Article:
In 2011, 70% of the population in one poll favored legalization of marijuana for medical use. Thankfully our Congress doesn’t serve the people, though; otherwise we’d have a bunch of sick pot heads.
The Mormon bartender is scared.
Picture the hang-dog faced cast of Napoleon Dynamite. Try to remember the frumpier extras in the back. Now try to imagine the pudgier ones who didn’t make final cut. And you have the scared Mormon bartender.
He doesn’t have the cast’s awkward, goofy charm. He has a mullet, a gift for awkward silences, a name tag that reads Tyler. So he wasn’t in Napoleon Dynamite. He is the scared Mormon bartender at Outback Steakhouse.
Tyler doesn’t know much about alcohol. But he doesn’t have the social grace for reception up front, either. So management sticks him in the back. At the bar. With less lighting and, this being Provo, Utah, with few to no drinking customers.
Except tonight. Tonight I am hosting a senior sales manager from France.
And the Mormon bartender is scared.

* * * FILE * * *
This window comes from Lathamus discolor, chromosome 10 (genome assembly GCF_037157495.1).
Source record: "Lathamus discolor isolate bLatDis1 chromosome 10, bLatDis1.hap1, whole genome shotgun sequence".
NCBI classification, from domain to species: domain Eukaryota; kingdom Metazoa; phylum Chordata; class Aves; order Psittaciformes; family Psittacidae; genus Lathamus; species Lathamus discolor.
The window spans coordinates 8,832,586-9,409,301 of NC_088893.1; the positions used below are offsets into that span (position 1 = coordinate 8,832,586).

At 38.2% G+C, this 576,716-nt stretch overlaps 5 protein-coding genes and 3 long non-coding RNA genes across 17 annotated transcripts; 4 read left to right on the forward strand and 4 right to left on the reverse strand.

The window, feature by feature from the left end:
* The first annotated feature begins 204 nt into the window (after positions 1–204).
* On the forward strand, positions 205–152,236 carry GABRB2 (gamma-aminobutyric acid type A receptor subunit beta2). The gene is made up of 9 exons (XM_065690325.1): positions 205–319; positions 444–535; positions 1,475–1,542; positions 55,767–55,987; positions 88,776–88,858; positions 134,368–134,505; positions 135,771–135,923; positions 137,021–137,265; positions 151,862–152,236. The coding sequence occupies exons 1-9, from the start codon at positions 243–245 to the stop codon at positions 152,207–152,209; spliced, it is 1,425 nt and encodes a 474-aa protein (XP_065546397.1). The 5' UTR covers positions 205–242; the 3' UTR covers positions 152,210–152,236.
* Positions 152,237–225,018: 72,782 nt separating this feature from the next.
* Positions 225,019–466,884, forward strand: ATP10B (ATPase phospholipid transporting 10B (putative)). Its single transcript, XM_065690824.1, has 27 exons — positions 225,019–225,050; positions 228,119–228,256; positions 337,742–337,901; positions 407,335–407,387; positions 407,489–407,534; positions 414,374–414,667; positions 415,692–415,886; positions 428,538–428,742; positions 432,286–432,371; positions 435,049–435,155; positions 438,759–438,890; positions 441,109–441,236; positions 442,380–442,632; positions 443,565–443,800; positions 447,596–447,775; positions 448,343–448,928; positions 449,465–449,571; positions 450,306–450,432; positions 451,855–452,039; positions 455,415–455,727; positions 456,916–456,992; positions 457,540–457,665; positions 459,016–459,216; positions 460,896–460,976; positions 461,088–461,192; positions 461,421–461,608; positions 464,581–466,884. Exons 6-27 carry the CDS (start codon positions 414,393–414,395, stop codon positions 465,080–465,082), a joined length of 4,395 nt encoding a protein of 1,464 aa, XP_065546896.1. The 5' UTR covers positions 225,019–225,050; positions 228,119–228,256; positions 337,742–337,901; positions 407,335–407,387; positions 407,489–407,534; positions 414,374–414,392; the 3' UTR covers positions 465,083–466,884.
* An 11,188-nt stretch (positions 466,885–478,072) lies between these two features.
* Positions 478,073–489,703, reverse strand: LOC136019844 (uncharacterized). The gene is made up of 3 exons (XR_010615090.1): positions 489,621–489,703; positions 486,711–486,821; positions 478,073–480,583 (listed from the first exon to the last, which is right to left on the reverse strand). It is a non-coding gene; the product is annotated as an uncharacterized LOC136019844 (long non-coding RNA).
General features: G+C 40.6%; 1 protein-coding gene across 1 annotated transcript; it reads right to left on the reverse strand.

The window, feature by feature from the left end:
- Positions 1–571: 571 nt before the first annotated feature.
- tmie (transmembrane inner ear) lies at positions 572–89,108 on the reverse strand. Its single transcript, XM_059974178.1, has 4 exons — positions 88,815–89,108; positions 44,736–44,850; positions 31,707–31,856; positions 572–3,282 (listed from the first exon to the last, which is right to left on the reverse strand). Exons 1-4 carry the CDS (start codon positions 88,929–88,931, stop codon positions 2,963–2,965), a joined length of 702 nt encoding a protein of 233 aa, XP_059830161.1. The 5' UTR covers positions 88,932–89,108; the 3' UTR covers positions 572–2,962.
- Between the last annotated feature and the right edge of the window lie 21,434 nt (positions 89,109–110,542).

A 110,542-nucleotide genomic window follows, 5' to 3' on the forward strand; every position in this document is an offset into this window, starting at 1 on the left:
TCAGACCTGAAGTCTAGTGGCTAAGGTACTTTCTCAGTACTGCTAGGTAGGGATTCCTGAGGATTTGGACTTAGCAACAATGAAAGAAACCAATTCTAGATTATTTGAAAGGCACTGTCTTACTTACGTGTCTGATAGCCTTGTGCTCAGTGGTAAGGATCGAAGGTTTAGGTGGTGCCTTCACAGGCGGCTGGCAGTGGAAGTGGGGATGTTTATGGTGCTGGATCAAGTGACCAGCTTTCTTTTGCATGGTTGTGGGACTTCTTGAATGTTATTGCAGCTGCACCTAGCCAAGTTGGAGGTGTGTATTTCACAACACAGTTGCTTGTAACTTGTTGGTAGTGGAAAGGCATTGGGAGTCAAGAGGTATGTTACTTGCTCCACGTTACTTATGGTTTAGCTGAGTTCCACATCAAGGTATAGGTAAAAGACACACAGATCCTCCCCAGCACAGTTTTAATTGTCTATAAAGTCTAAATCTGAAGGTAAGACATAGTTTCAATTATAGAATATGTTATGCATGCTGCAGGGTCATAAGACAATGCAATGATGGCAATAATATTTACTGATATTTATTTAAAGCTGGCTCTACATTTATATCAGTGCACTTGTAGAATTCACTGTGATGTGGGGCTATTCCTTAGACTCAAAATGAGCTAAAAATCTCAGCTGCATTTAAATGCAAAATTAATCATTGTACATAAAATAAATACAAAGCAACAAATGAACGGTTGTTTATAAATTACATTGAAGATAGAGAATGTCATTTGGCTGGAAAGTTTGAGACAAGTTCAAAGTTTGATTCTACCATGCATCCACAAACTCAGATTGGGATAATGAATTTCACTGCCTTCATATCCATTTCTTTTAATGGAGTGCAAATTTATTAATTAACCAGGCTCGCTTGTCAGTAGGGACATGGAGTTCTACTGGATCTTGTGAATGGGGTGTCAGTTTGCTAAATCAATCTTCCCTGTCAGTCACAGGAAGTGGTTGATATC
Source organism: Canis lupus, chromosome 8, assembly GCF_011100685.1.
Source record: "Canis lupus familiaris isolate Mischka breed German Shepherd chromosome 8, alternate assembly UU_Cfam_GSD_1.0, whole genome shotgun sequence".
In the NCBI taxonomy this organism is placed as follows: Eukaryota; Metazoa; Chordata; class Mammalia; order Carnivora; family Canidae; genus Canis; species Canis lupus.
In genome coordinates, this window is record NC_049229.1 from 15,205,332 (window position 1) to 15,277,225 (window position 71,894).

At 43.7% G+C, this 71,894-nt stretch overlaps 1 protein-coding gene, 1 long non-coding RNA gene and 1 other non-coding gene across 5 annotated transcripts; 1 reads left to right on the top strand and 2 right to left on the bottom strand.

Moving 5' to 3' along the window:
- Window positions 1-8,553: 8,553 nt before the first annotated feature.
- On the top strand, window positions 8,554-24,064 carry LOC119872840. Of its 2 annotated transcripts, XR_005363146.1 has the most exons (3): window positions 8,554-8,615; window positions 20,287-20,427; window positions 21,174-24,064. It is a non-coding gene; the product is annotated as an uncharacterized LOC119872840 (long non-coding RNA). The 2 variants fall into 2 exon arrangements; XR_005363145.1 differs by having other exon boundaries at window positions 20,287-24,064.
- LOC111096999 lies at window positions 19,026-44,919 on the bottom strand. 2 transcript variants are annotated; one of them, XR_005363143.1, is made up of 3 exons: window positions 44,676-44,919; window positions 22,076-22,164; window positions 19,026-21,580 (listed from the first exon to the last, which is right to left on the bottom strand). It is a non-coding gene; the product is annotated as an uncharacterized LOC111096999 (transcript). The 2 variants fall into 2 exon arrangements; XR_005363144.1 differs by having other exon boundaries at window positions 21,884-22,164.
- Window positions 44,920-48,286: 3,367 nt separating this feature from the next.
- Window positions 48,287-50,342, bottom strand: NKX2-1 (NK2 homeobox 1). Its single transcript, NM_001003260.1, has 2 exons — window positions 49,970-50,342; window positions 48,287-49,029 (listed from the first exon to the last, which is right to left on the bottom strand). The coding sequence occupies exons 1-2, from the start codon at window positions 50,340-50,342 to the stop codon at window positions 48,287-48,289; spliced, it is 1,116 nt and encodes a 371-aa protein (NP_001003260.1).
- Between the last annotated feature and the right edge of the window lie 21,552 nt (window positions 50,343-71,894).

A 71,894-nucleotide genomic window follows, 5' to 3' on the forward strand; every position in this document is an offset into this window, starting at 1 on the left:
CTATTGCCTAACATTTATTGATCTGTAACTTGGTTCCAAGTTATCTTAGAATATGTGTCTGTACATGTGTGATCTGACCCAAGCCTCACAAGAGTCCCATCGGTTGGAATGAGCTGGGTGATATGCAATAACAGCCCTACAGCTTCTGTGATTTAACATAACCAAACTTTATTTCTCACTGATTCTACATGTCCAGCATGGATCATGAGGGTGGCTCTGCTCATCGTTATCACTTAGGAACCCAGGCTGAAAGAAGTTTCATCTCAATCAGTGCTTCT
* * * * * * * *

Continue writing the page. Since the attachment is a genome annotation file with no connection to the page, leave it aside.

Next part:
Crafting high-yield and disease-resistant wheat varieties, Borlaug ushered in the “Green Revolution” in impoverished countries like Mexico, Pakistan and India in the 1960s, saving around a billion people around the world from starvation. As much as predatory corporations like Monsanto might lead you to believe, genetically-modified organisms can do good for more than just their makers.
In May of last year, you would be hard-pressed to find a single soul in the country who wasn’t tweeting, texting or telephoning another regarding Obama’s so-called revolutionary (emphasis on “evolutionary”) stance on gay marriage. Earth shattering? Hardly, especially since a plurality of Americans at that time already supported the novel notion that homosexuals who pay the same taxes and abide by the same laws should also be afforded the same opportunities to marry whom they please.
And yet, it served its purpose. In the same month, as unmanned drones–another Obama endorsement–killed several “militants” in Yemen on legally indefensible and morally bankrupt grounds, most Americans were too busy replaying the hallowed Robin Roberts ABC interview on YouTube to notice, let alone care about our brave president’s markedly less courageous affairs abroad. Marriage equality, the 21st century response to the 1960′s civil rights movement, was finally upon us. Nearly four years into the worst collapse since the Great Depression, change, it seemed, had arrived. “Hope” was no longer tri-colored and two-dimensional, and the wave of social progress, inclusivity and tolerance had crested and its strength could not be stopped. And for your information, Ms. Palin, that hopey-changey stuff is working out great.